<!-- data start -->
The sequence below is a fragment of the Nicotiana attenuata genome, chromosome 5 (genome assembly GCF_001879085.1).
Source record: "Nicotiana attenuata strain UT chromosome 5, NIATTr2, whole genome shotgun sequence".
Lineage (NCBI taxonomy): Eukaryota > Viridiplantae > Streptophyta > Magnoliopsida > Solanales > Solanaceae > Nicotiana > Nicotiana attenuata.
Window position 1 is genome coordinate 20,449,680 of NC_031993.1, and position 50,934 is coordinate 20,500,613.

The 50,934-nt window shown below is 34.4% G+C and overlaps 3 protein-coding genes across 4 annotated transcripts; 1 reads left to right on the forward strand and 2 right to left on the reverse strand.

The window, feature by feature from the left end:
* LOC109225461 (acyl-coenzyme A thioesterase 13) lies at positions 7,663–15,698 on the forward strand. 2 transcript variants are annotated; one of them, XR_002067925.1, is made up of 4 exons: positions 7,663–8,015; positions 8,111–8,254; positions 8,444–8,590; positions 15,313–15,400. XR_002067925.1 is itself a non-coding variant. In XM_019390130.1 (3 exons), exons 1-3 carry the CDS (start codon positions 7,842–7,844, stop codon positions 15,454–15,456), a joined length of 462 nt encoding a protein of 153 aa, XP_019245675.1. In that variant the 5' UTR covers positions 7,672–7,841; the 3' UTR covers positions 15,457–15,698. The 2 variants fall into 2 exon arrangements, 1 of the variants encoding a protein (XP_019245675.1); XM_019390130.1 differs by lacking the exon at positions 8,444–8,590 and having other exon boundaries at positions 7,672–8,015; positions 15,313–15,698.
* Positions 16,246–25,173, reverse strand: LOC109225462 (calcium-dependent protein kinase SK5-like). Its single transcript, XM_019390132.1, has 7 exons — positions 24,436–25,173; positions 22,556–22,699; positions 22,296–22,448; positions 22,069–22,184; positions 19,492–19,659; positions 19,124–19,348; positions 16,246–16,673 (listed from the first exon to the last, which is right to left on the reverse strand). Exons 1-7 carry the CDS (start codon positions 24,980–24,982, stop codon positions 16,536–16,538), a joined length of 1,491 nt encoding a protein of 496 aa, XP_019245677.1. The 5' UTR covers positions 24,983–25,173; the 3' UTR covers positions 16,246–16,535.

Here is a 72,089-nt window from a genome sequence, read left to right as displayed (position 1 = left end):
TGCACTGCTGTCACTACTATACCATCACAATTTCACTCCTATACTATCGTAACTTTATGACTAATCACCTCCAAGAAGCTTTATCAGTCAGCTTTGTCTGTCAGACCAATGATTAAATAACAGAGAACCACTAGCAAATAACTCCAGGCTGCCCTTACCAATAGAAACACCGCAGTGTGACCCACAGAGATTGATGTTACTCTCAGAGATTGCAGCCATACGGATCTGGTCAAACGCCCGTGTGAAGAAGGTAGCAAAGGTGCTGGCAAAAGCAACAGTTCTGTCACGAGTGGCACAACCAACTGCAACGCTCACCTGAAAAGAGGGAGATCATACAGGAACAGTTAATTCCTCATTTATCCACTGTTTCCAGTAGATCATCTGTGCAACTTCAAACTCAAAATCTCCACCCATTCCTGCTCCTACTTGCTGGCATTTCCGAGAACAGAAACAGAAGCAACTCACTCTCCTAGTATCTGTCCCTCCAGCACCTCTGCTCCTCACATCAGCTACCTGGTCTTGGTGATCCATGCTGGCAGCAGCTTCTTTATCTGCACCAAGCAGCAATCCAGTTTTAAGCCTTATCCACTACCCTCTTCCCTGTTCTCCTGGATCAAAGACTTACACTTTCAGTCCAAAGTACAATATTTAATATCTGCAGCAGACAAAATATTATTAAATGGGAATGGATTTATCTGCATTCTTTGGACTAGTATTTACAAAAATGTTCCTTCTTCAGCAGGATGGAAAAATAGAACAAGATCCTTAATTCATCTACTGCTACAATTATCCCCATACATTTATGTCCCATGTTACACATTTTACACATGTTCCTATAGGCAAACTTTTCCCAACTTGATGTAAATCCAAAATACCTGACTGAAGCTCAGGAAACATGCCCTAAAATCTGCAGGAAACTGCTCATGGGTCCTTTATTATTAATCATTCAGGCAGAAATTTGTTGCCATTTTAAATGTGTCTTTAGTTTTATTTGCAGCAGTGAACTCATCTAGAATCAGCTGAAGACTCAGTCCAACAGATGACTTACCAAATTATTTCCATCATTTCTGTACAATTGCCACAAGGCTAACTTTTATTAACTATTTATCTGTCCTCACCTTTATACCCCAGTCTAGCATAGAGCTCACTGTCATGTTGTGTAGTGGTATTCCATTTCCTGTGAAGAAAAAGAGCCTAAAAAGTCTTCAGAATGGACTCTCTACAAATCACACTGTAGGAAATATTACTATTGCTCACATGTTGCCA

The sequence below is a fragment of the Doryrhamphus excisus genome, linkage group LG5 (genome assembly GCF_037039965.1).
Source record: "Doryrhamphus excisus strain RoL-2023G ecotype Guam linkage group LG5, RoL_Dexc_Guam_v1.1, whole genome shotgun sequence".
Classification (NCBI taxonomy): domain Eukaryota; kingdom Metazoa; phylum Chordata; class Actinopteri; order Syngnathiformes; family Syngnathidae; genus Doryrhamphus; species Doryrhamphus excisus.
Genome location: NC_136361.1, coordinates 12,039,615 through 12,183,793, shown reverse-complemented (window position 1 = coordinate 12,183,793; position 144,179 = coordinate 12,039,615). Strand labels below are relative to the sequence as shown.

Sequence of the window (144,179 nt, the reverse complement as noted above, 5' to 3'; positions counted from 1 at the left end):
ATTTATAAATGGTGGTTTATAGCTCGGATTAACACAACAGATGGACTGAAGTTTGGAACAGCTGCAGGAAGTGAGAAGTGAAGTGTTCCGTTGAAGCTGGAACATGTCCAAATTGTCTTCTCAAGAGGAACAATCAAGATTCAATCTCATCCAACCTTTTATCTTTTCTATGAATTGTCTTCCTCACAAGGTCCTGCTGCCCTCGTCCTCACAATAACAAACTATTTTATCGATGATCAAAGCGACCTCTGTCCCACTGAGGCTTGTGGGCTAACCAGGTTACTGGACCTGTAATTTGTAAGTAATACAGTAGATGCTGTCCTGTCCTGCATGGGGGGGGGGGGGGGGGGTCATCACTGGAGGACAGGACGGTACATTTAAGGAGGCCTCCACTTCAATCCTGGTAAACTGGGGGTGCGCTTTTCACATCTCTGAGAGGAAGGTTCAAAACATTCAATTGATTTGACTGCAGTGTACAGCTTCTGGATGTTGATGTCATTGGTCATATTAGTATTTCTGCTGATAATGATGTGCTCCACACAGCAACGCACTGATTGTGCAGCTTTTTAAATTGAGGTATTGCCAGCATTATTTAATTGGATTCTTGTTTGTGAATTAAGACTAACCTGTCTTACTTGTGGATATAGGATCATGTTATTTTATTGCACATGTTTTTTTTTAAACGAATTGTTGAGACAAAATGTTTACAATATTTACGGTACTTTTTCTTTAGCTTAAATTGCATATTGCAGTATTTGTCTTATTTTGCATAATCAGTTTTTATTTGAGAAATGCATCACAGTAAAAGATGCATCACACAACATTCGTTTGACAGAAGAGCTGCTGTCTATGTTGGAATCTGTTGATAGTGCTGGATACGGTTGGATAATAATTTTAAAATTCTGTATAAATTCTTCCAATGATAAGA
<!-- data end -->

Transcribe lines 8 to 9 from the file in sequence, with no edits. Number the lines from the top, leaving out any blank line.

* Positions 16,246–25,173, reverse strand: LOC109225462 (calcium-dependent protein kinase SK5-like). Its single transcript, XM_019390132.1, has 7 exons — positions 24,436–25,173; positions 22,556–22,699; positions 22,296–22,448; positions 22,069–22,184; positions 19,492–19,659; positions 19,124–19,348; positions 16,246–16,673 (listed from the first exon to the last, which is right to left on the reverse strand). Exons 1-7 carry the CDS (start codon positions 24,980–24,982, stop codon positions 16,536–16,538), a joined length of 1,491 nt encoding a protein of 496 aa, XP_019245677.1. The 5' UTR covers positions 24,983–25,173; the 3' UTR covers positions 16,246–16,535.

Here is a 72,089-nt window from a genome sequence, read left to right as displayed (position 1 = left end):